“Mia?” he asked. He seemed to be pressing his lips together to keep from laughing. His eyes were shining with amusement. Her face was feeling very hot.
“Um, yup” she said. Femme Fatale, indeed. “Sorry, you must be Owen?”
“I am,” he said “can I help you with…” She didn’t blame him for his loss of words here. It was a challenge to describe the mess of her current state in any polite terms.
“Actually, I only live a block away. You can wash up and I have glue for your shoe,” he said.
She nodded, desperate for any way out of this situation. It wasn’t until he was opening the door to a very well-appointed apartment in a building she could never afford that the alarm bells started going off. Going home with a stranger on the first date? Completely and utterly stupid.
As he set off with her shoes to find the glue, she covertly shot off a text to her roommate with her whereabouts, but by the time the response came— a series of red flag emojis— she was too busy ogling the place to notice. This guy had to be the richest bastard she’d ever met.
The place was massive. A pleasing mixture of classic structure with modern style. Great, wide windows provided an unending view of city and stars, creating a sea of sparkling light beyond the frames. Her eyes, however, were drawn to walls of shelves that held treasures uniquely beautiful to someone like Mia.
Among the items were sculptures ancient enough to be completely priceless, kitschy knick-knacks from decades long past, and hundreds of books covering centuries of print. But, what stood out to her most were the scraps of seemingly worthless junk displayed among the riches. Her fingers lingered on rusty headlight, she recognized it from the body of a Tin Lizzie, the Ford Model T.
“All set,” he called as he sauntered back in with her repaired shoe. “What happened? Are you alright, Mia?”
She hadn’t noticed the tears on her face. How odd. She wiped them away with a chuckle before he decided to kick out the mad, crying girl touching all his antiques.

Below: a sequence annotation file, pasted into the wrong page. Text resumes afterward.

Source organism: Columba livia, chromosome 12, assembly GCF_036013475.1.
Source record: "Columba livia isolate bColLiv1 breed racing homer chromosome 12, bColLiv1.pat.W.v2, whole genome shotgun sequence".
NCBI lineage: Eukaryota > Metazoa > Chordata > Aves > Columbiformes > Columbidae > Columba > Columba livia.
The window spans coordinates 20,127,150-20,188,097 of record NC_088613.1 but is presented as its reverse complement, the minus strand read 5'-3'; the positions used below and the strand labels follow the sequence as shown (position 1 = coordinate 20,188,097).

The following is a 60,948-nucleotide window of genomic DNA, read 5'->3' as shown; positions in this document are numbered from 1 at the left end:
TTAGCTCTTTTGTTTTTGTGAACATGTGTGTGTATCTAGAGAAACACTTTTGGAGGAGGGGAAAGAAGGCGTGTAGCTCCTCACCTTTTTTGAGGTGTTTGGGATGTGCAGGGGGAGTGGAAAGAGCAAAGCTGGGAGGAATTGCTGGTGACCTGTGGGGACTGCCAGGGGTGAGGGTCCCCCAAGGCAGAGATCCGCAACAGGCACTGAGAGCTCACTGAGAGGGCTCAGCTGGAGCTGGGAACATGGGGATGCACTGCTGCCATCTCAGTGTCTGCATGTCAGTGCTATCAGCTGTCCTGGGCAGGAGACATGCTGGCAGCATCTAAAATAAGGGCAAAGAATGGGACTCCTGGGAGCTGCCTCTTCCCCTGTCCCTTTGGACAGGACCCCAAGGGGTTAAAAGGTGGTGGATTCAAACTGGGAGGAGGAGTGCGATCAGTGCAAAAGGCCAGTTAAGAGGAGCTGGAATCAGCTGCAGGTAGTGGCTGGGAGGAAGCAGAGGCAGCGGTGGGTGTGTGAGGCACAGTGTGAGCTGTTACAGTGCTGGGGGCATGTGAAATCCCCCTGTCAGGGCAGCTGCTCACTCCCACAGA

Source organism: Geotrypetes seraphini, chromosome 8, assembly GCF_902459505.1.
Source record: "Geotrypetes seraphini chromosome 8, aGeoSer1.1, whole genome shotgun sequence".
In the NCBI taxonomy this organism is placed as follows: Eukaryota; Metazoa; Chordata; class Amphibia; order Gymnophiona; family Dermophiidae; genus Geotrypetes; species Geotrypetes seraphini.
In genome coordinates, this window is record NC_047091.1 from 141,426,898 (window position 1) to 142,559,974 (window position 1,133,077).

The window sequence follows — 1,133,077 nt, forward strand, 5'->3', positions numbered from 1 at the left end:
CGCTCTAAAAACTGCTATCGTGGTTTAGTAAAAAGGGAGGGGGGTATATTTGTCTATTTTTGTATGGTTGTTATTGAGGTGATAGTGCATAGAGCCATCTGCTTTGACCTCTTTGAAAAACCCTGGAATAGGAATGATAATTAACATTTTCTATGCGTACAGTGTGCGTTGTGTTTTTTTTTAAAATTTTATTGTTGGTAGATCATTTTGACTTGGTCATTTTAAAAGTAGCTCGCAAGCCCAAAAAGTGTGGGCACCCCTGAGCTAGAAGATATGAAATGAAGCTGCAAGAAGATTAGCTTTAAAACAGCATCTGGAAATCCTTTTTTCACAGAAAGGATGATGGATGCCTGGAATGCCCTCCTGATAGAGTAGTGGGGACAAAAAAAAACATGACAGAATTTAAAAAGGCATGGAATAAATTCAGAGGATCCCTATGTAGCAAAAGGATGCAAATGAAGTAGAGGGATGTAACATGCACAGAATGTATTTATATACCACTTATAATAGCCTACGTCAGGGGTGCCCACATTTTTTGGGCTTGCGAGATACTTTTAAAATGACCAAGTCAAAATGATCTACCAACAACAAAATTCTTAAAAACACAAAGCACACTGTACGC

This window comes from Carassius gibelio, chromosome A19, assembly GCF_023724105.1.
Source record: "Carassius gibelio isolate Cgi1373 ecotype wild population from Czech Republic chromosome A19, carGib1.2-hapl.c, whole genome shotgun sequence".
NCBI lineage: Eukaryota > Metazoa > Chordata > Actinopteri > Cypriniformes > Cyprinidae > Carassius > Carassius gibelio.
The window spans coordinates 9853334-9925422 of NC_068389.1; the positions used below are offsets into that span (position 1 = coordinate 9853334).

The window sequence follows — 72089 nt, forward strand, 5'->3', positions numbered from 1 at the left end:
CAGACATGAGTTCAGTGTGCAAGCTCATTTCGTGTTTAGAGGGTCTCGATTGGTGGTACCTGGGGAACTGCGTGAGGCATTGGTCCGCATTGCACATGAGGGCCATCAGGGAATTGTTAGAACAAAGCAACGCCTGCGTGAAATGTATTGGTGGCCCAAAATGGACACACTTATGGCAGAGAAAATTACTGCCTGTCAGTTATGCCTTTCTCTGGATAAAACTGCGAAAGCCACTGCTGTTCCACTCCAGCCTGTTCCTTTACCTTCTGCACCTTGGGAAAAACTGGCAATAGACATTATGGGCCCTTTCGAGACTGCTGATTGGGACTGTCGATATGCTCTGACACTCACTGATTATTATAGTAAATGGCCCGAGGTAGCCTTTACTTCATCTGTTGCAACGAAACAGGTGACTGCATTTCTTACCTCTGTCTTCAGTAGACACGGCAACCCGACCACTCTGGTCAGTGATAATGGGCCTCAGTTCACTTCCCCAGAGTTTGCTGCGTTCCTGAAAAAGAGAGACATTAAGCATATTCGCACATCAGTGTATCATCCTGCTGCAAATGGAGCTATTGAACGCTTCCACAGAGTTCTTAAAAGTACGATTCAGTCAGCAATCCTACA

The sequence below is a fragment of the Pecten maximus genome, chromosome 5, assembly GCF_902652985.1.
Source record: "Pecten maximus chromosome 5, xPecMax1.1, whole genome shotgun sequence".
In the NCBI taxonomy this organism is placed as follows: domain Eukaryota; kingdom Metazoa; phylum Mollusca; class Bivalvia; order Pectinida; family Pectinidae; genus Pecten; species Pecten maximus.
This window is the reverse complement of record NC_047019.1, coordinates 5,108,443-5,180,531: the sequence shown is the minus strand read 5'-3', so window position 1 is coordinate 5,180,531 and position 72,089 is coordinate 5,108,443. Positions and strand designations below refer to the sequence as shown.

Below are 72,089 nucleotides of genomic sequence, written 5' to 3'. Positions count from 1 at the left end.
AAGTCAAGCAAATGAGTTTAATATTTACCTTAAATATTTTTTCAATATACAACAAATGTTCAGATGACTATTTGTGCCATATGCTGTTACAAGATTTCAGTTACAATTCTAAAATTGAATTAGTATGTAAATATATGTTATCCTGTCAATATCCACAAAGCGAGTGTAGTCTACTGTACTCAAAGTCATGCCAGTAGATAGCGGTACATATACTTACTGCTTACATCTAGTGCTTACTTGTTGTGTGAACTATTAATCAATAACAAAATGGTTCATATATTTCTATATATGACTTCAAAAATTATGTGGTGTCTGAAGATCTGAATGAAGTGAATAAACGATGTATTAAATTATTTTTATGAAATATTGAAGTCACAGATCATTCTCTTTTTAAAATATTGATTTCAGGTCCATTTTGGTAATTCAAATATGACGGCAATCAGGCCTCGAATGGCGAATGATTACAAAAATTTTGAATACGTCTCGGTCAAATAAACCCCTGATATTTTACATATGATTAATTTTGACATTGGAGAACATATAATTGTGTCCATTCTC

“Sorry! I think I was just too excited by your things. I work in an antiques shop, you know?”
“Right,” he smiled at her. “Glass of wine?”
When the wine was poured and she took her first sip, she was delighted to find it rich and full-bodied. Exactly to her taste. She closed her eyes and hummed in pleasure.
Owen smiled pleasantly at her reaction and pulled an old record from the shelves, lining up the needle until a slow, jazzy tune filled the room. Mia had always thought of jazz as either pretentious or for those whose pitch was a bit off kilter, so she was surprised to find that she enjoyed it very much. It was cozy and relaxed, and made her think of slow dancing in a speakeasy where candlelight sparkled against brass.
They sat together quietly for a while, listening. Eventually, they spoke more of her work and she found herself telling him about her quiet love for old things, the way she could hold something and feel connected to its past owners. Like, perhaps, they weren’t so far away or lost to time after all. She spoke of her fear of the future, of the way the world seemed so unstable, so uncertain.